Flavia Fulco – Roma

Careful What You Ask For: Best Case Scenario

For the third year, Rikkyo University in Tokyo and Stanford University from California (USA) have sent students to Rikuzentakata.  Fourteen bright, young, energetic, smart, and compassionate students visited two weeks ago.

We asked them to create three specific items.  We are happy to share the first here:

We should also mention Rikuzentakata also now has our own multi-lingual YouTube site where we will share videos made by our visitors and for our city.  (If you would like your video shared on this site please e-mail us at visit@city.rikuzentakata.iwate.jp.)

A huge thank you to Rikkyo University and Stanford University students.  You’re welcome back any time.

 

 

On The Ball

As we prepare for a major typhoon to hit the city today we want to bring attention to our emergency evacuation notification methods.  The city has a robust Facebook page here:  https://www.facebook.com/RikuzentakataCity/ and we post announcements when there are weather reports that need to be known by residents and visitors.  Today is no exception.

City hall employees have been on the ball since last night (August 29th, 2016).  All morning we have posted notifications in English and Japanese.  With the scale of the typhoon expected to hit the city directly later this evening we see informing people and preparing evacuation shelters as a very high priority.  Being on the ball, prompt, and insisting upon advance preparation is one of the many things we do well.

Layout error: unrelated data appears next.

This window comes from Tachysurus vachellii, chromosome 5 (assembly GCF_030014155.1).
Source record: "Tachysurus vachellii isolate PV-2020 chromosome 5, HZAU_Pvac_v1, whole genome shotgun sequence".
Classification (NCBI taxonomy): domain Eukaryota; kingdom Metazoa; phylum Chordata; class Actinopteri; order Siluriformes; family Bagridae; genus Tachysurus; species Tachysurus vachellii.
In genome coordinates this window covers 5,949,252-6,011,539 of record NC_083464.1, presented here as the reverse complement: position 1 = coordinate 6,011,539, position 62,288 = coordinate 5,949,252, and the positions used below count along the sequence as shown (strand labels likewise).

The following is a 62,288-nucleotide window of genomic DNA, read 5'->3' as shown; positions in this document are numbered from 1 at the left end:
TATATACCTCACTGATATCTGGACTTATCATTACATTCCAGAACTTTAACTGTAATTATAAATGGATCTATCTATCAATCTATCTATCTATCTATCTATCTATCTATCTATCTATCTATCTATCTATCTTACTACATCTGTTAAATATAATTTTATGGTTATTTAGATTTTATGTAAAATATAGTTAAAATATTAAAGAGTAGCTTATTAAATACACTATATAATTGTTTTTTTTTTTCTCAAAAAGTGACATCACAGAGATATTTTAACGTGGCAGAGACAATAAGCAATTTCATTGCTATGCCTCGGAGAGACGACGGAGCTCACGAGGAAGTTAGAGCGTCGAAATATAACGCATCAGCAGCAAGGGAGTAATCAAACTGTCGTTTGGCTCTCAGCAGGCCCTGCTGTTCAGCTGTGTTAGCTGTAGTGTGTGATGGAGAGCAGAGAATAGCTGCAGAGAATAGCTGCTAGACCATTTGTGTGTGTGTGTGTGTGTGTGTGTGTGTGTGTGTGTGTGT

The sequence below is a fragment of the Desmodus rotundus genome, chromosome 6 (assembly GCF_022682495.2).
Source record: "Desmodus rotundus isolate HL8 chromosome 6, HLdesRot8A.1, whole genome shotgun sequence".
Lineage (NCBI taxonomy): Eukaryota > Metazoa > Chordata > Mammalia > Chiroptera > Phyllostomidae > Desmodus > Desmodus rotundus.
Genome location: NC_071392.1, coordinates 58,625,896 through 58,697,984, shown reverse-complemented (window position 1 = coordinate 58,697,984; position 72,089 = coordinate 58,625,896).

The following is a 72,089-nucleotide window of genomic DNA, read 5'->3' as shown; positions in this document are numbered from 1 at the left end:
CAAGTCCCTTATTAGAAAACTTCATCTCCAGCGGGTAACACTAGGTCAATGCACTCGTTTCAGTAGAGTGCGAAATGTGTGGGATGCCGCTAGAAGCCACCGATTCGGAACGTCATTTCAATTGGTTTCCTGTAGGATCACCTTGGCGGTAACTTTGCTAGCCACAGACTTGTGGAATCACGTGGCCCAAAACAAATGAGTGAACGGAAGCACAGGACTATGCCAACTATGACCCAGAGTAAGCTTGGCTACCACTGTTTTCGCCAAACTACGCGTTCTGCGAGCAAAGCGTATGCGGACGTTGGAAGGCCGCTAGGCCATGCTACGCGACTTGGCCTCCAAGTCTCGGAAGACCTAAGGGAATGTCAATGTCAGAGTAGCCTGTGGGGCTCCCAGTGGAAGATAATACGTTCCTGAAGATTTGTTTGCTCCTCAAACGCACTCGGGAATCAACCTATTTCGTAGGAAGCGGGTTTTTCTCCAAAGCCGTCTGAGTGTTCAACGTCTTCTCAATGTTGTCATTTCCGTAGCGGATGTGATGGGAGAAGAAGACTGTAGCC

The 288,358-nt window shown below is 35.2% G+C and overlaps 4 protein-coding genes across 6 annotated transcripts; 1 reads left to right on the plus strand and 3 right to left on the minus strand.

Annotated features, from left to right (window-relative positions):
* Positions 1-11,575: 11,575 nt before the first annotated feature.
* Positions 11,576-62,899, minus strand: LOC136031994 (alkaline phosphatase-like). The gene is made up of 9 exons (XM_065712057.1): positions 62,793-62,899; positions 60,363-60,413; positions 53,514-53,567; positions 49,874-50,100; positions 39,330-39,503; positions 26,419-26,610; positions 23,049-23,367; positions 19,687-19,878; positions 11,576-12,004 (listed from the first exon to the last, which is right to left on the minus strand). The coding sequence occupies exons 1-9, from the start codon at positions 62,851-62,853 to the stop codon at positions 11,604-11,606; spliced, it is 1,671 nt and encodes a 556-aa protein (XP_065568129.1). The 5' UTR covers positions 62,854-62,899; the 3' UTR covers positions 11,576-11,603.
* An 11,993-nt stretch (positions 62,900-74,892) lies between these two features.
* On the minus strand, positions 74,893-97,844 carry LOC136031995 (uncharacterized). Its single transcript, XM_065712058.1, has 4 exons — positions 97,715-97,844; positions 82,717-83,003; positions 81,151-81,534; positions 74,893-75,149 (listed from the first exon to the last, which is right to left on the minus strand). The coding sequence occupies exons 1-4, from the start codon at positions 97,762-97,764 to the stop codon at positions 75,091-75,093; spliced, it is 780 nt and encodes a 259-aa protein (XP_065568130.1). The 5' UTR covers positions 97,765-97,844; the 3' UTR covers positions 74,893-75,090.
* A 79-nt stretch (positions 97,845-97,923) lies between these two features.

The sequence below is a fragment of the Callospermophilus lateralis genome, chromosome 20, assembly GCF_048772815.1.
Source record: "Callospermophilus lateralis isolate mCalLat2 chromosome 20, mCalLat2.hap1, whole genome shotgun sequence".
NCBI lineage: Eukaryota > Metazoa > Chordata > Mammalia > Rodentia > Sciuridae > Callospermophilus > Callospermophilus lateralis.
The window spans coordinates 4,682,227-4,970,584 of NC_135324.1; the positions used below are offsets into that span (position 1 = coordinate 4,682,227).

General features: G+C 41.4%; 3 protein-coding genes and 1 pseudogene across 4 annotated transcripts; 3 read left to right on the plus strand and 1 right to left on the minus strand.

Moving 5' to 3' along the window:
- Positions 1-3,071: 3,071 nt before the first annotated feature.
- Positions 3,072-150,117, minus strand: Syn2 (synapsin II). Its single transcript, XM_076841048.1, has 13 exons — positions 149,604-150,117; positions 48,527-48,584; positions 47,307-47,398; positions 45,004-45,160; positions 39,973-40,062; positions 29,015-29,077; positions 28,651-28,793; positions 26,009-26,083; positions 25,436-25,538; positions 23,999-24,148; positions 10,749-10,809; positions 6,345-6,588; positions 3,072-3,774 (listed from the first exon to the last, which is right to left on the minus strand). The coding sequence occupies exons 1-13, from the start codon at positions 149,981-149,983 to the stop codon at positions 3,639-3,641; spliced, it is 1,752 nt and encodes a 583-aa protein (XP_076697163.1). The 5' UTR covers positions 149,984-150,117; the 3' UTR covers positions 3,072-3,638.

We take disaster preparedness VERY seriously and hope you will do the same.

In the mean time, we hope and pray for safety of everyone in the region.

The Faces of Recovery

As a mother, educator and a Rotarian, I am particularly drawn to Rikuzentakata due to the uniqueness of the area and the kindness and perseverance of its people. I visited Rikuzentakata in January 2016. One of the first buildings rebuilt is the beautiful Takata High School. It stands stoically on the mountain and is a constant reminder that education is of great importance to the people of Rikuzentakata. They have invested heavily in their future by providing a wonderful learning environment for their children.

During my visit I had the pleasure of meeting Rotarian businessmen and women who are in various stages of rebuilding. The oyster beds located in the bay are a main staple to the economic recovery. It was particularly heartwarming to see the pride in Katsuji Chiba as he took us out on the smooth waters to see the off bottom oyster farming he and his sons are doing. There is a strong sense of community in talking with Katsuji. His passion for the town and the importance of providing a stable economic future for his employees and his family is very evident.